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    Wednesday, March 05, 2003

    Arthritis Risks: The arthritis drug Arava is under fire:

    Of the 2 million rheumatoid arthritis sufferers, thousands try one of the four drugs each year. Tuesday, the FDA's scientific advisers began two days of debate over how big a risk each medication poses and whether stronger warnings or restrictions are needed.

    The consumer advocacy group Public Citizen is pushing for one of the medicines, Arava, to be banned. Reaction within the FDA is mixed. An agency analysis posted on the FDA's Web site Tuesday recommends a ban--citing 54 U.S. cases of liver failure or damage and eight deaths linked to the drug.

    Higher-ranking FDA officials will tell agency advisers today that they disagree, citing additional analyses that argue there's no proof Arava is more dangerous than competing treatments.

    ''There are cases of liver injury that are possibly or probably related to use of Arava, but we also think it continues to have a place,'' said FDA drug chief Dr. John Jenkins.

    Arava works by blocking an enzyme that's involved in autoimmune inflammation. The enzyme is also involved in the synthesis of pyrimidine, one of the buildling blocks of DNA. It's difficult to say if the liver inflammation is caused by the drug, and if it is, if it's a risk that's worth taking. A lot of drugs cause liver inflammation, including the other commonly prescribed analgesics for arthritis pain. Arava isn't the only one to be put under the microscope lately:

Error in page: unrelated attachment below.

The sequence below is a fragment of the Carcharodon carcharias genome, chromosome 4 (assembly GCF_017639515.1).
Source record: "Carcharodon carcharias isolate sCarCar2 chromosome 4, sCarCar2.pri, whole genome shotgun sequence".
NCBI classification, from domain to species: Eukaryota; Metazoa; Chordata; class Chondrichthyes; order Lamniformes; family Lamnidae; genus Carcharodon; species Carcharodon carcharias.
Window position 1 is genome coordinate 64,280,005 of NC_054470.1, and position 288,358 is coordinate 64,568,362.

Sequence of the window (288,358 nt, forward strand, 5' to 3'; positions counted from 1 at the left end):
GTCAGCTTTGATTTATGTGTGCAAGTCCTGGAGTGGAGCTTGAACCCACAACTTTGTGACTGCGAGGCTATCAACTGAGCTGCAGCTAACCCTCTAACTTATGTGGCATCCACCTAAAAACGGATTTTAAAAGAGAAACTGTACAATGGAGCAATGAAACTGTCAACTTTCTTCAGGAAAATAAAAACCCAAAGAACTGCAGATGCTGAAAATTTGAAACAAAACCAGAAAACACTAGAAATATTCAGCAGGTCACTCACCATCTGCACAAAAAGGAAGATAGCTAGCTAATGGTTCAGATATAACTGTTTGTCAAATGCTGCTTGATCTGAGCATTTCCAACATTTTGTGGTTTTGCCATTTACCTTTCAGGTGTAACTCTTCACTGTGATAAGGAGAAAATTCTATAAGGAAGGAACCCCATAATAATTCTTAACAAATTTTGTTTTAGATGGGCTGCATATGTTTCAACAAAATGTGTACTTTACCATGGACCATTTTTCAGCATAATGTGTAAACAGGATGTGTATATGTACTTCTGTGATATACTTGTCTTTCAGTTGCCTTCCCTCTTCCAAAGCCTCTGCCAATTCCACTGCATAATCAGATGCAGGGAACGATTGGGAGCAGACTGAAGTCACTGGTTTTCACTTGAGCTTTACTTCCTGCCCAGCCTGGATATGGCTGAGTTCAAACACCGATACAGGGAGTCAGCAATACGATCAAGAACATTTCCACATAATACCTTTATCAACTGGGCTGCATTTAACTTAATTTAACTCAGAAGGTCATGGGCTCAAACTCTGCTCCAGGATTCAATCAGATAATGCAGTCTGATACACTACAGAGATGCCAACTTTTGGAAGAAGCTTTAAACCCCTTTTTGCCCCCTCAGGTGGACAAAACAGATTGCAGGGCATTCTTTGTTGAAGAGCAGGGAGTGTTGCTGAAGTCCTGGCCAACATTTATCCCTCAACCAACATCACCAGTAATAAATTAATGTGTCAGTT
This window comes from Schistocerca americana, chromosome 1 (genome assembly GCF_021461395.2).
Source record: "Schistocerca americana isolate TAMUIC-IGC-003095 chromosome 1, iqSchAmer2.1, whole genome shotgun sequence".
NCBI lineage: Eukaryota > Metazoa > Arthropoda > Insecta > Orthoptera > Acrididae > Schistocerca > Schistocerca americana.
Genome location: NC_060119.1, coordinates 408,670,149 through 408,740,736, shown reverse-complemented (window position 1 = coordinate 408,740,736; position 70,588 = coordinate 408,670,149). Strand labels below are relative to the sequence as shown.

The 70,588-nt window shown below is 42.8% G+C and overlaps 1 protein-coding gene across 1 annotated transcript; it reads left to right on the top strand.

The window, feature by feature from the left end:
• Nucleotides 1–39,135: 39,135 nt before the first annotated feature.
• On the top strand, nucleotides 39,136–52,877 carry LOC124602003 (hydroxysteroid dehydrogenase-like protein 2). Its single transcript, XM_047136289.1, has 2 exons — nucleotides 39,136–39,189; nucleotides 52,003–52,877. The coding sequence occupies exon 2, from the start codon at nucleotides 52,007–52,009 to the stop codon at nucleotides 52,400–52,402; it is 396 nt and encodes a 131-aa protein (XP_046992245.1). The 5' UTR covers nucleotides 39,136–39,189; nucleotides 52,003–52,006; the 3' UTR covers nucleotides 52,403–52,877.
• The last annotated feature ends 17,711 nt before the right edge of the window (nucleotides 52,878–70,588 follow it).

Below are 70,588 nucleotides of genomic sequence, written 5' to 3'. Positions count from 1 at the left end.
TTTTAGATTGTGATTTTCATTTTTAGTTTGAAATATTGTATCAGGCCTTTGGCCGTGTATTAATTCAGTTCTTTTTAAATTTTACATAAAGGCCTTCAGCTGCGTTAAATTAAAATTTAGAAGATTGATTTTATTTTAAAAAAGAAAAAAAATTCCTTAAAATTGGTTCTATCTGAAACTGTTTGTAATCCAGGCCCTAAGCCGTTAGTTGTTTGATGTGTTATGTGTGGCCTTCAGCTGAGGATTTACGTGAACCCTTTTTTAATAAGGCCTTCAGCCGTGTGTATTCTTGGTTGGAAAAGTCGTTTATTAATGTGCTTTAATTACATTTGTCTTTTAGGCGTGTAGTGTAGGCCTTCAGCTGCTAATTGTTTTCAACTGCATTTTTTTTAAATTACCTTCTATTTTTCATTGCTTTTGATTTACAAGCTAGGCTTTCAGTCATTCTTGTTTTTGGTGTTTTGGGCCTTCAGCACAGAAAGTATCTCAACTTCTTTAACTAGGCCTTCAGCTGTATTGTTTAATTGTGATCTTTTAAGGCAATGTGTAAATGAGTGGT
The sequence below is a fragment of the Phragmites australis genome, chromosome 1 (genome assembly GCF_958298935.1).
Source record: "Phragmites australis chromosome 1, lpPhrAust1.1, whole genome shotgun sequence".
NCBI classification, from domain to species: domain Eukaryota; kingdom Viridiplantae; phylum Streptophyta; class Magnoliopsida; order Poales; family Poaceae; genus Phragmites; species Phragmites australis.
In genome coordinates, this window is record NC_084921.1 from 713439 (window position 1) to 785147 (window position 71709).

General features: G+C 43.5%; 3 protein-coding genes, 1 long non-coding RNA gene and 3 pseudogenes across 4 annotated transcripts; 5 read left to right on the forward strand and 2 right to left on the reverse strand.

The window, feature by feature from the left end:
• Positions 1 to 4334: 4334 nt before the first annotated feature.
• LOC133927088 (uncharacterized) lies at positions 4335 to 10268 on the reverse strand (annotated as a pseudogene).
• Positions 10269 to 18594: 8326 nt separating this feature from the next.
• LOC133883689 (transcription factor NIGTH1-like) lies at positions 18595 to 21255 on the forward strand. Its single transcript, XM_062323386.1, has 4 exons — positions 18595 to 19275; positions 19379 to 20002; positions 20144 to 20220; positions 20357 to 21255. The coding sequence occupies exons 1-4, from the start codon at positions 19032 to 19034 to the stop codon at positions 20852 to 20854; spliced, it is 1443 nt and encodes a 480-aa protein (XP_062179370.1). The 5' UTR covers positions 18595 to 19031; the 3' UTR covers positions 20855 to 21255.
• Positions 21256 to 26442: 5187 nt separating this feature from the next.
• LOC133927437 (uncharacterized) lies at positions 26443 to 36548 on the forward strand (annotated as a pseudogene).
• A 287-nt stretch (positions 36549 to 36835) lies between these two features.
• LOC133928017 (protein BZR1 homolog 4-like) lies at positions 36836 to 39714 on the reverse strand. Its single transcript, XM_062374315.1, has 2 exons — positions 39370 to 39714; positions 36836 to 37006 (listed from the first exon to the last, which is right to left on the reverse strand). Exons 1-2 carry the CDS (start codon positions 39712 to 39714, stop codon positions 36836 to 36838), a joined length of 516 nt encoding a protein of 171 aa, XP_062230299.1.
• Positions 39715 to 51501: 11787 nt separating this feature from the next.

The FDA also is struggling to determine if three other medicines--Enbrel, Remicade and Humira--are linked to 170 cases of lymphoma, a hard-to-treat immune system cancer, reported since 1998.

    Again, it's diffiicult to say whether the association is real, but all of three of these drugs act by inhibiting tumor necrosis factor, a molecule that's used by the body to fight tumor cells. It also seems to be involved in the inflammation process of rheumatoid arthritis. It wouldn't be too surprising if drugs that block tumor necrosis factor also happen to associated with higher incidences of lymphoma.

    Rheumatoid arthritis can be very painful, and very destructive. Compare this picture of a normal (but fractured) wrist, with this picture of a rheumatoid wrist to see just how much damage it does to joints and bones. What all of these newer drugs have in common is that they slow down this joint destruction rather than just treat the pain. The older drugs used for this, such as methotrexate, also have potential for serious side effects, so the matter isn't as clearcut as it might seem at first. It becomes a matter of how much risk we're willing to tolerate to treat a devastating disease, and whether or not these newer drugs are any safer and any more effective than the older drugs.

    posted by Sydney on 3/05/2003 09:00:00 AM 0 comments


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